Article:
Knowing our Source Part 1

As we come to the end of another year it means we are also at the beginning of a new year. It seems appropriate in this season that we understand our heavenly Father. At times we use the word Abba to refer to Him but the original Hebrew word is Ab. So what does it mean? The word Ab, father, is first used in Genesis 2:24 where Adam refers to a man leaving his father and mother. The term father is applied to Yahweh a few places in the OT, three of which are in Psalms.

5  A father of the fatherless, a defender of widows, Is God in His holy habitation. Psalm 68:5 (NKJV)

26  He shall cry to Me, ‘You are my Father, My God, and the rock of my salvation.’ Psalm 89:26 (NKJV)

13  As a father pities his children, So the LORD pities those who fear Him. Psalm 103:13 (NKJV)

The meaning of the word Ab is to be a father, ancestor or progenitor. In 1 Samuel 25:14 we are introduced to Abigail, who later became one of David’s wives. Her name means father or source of joy or delight.

So why bring in Abigail when talking about fathers? To highlight that the word Ab is not focused on gender. Ab captures not just the idea of being a father or ancestor, it is also about being a source. I believe our Father wants us to know that He is our source. No matter what other places, people or things we look to, He wants us to know that He is our true source. That means He is the origin of our life, the source that sustains us and our future provision.

So as we end this year I pray that as we look back we will see how He has sustained us and as we look forward we will anticipate Him sustaining us in the coming year.

In my next post I will open up Ephesians 1 in relation to the role of our Father.

Two Realities Part 4

I noted that in this post I would look at the eternal internal realm we are called to live from. Hebrew 4 references this reality.

8  For if Joshua had given them rest, then He would not afterward have spoken of another day. 9  There remains therefore a rest for the people of God. 10  For he who has entered His rest has himself also ceased from his works as God did from His. 11  Let us therefore be diligent to enter that rest, lest anyone fall according to the same example of disobedience. 12  For the word of God is living and powerful, and sharper than any two-edged sword, piercing even to the division of soul and spirit, and of joints and marrow, and is a discerner of the thoughts and intents of the heart. 13  And there is no creature hidden from His sight, but all things are naked and open to the eyes of Him to whom we must give account. 14  Seeing then that we have a great High Priest who has passed through the heavens, Jesus the Son of God, let us hold fast our confession. Hebrews 4:8-14 (NKJV)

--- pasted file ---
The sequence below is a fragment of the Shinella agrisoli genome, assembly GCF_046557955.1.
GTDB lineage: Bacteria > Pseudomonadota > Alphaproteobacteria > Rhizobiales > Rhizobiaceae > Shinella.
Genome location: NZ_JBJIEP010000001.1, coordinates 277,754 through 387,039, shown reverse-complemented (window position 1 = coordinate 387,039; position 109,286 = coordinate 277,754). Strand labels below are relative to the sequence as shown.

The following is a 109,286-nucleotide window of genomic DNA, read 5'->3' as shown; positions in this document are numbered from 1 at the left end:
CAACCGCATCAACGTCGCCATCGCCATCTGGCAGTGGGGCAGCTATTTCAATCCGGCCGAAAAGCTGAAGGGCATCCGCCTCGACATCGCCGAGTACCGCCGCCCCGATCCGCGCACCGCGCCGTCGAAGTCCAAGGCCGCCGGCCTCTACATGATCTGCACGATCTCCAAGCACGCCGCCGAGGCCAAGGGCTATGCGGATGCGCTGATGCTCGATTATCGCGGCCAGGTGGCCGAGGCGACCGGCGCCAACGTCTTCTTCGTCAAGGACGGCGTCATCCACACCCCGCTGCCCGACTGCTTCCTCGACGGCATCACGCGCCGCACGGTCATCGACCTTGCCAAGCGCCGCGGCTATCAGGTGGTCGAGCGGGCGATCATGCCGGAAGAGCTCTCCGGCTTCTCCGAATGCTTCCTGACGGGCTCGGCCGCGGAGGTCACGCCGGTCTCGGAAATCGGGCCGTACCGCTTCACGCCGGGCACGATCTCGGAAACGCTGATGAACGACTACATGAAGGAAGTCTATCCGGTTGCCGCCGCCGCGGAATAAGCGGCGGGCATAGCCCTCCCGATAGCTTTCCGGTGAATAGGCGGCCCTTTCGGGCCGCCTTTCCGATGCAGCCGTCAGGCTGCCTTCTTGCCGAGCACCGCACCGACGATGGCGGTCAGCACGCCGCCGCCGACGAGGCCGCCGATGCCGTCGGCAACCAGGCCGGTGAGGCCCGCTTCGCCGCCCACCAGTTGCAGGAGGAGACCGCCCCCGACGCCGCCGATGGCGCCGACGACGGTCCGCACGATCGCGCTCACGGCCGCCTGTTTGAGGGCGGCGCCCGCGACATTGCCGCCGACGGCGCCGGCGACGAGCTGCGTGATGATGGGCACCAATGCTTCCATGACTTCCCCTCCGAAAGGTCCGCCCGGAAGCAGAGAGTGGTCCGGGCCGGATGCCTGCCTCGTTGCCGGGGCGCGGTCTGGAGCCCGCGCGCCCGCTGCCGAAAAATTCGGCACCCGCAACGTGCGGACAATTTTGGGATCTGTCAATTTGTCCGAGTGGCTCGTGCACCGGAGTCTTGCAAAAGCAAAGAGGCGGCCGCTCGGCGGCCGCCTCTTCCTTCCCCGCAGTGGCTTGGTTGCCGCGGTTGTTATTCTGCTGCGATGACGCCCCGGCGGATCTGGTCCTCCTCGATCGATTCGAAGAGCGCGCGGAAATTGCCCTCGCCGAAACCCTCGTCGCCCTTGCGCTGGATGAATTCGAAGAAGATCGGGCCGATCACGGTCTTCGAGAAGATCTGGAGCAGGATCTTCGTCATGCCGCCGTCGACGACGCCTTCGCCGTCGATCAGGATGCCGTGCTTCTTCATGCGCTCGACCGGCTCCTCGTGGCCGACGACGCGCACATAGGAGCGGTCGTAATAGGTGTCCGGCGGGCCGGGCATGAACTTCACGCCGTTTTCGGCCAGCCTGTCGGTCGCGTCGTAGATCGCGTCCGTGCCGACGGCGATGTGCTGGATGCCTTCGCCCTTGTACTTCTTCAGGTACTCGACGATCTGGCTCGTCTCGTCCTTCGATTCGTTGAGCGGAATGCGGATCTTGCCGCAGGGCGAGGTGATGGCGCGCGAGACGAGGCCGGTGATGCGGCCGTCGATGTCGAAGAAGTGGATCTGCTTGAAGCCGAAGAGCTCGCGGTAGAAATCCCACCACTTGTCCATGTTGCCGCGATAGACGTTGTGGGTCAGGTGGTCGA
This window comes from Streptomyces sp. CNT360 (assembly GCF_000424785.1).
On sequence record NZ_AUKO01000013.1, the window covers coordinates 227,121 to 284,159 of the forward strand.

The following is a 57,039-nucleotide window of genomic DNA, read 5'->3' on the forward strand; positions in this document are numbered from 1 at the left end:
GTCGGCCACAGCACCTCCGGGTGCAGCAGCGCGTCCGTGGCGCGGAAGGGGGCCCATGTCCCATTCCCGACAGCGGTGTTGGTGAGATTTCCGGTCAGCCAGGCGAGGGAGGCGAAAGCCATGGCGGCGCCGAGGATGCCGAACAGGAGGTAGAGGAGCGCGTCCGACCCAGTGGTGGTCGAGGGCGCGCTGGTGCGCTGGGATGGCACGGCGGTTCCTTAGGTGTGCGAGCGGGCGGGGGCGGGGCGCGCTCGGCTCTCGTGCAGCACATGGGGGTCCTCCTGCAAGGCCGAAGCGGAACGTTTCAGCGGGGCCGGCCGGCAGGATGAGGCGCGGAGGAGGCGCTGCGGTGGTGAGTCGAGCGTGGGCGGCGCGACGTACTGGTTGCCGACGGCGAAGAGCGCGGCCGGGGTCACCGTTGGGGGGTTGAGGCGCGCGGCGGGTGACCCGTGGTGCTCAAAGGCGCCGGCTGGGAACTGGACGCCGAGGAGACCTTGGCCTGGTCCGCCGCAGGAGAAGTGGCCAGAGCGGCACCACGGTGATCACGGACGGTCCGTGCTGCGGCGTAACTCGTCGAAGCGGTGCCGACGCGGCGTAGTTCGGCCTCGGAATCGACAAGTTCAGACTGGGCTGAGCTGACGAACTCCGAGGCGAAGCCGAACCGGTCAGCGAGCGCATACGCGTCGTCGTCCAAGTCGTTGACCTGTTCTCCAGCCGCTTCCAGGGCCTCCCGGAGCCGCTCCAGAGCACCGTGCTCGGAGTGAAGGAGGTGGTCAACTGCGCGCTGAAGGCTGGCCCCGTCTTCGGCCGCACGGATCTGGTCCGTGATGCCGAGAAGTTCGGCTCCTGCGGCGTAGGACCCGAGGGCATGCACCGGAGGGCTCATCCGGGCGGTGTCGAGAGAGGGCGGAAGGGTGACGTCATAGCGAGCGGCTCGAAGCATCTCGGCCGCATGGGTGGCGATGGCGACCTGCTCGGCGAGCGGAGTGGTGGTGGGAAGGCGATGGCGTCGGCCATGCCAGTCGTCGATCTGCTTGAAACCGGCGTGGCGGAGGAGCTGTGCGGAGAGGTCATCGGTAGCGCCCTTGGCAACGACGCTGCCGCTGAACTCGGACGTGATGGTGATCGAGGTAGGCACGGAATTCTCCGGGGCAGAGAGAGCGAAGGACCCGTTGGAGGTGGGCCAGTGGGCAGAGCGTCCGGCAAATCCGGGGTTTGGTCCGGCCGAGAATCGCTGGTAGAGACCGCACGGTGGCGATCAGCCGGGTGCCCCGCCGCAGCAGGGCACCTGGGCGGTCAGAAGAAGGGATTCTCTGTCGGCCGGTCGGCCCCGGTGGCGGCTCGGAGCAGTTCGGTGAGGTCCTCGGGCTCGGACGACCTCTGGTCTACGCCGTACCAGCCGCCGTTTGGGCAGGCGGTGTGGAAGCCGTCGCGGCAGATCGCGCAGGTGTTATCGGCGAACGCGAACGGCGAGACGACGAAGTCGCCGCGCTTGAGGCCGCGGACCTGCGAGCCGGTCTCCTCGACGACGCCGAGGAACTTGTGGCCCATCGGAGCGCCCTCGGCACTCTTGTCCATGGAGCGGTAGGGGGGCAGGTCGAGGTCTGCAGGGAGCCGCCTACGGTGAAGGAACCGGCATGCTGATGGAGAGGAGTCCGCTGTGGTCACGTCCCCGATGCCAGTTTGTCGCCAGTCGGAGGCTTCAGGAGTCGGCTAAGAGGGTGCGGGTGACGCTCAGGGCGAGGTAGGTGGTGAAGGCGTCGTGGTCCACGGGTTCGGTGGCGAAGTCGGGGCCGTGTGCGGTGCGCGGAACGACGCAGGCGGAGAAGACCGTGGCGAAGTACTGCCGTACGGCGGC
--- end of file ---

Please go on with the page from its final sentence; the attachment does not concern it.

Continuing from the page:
There is a lot in this passage but the key is the last phrase in the last verse, “let us hold fast our confession.” Confession of what? The context above connects rest to salvation yet few Christians I know believe in or function from this rest. Why is that? One, I think it is because we don’t believe it and two, if we do believe it we don’t hold fast to believing it.

There are external realities and eternal internal realities. It is a question of which are we holding fast to and confessing. There is war, famine, murder and a host of other evils in the world. That is part of the external reality we face. We also have very good experiences of love, pleasure and peace, other aspects of our external reality. These things change, ebb and flow. They are neither static nor eternal. Yet, in the midst of these things we are called to live from the eternal internal reality. The scriptures below are a sample of the eternal internal reality we possess.

4  just as He chose us in Him before the foundation of the world, that we should be holy and without blame before Him in love, Ephesians 1:4 (NKJV)

5  even when we were dead in trespasses, made us alive together with Christ (by grace you have been saved), Ephesians 2:5 (NKJV)

2  For the law of the Spirit of life in Christ Jesus has made me free from the law of sin and death. Romans 8:2 (NKJV)

18  We know that whoever is born of God does not sin; but he who has been born of God keeps himself, and the wicked one does not touch him. 1 John 5:18 (NKJV)

1  If then you were raised with Christ, seek those things which are above, where Christ is, sitting at the right hand of God. 2  Set your mind on things above, not on things on the earth. 3  For you died, and your life is hidden with Christ in God. 4  When Christ who is our life appears, then you also will appear with Him in glory. Colossians 3:1-4 (NKJV)

The scriptures above are in the order they appear in the NT with the exception of the last passage because it sums up the reality of the rest. We are to set our thinking and affections on things above. If we let scripture inform scripture we can see how this was laid out in the OT.

3  And one cried to another and said: “Holy, holy, holy is the LORD of hosts; The whole earth is full of His glory!” Isaiah 6:3 (NKJV)

13  Behold, is it not of the LORD of hosts That the peoples labor to feed the fire, And nations weary themselves in vain? 14  For the earth will be filled With the knowledge of the glory of the LORD, As the waters cover the sea. Habakkuk 2:13-14 (NKJV)

In the two passages above Isaiah had a prophetic encounter where he was experiencing the reality of the eternal internal realm. This is what lives within the one who has been born again! Habakkuk was sharing what we see from an external perspective. He saw from an earthly perspective what would be unveiled in the fullness of time. Isaiah was exposed to what was from an eternal perspective. Our perspective determines whether we function from rest. We need to exercise effort to stay in rest but it changes how we see. So, what perspective do we have? Are we regularly living from the reality of the eternal internal realm?

Two Realities Part 3

A key step in understanding the idea of two realities is Jesus interaction with Nicodemus in John 3.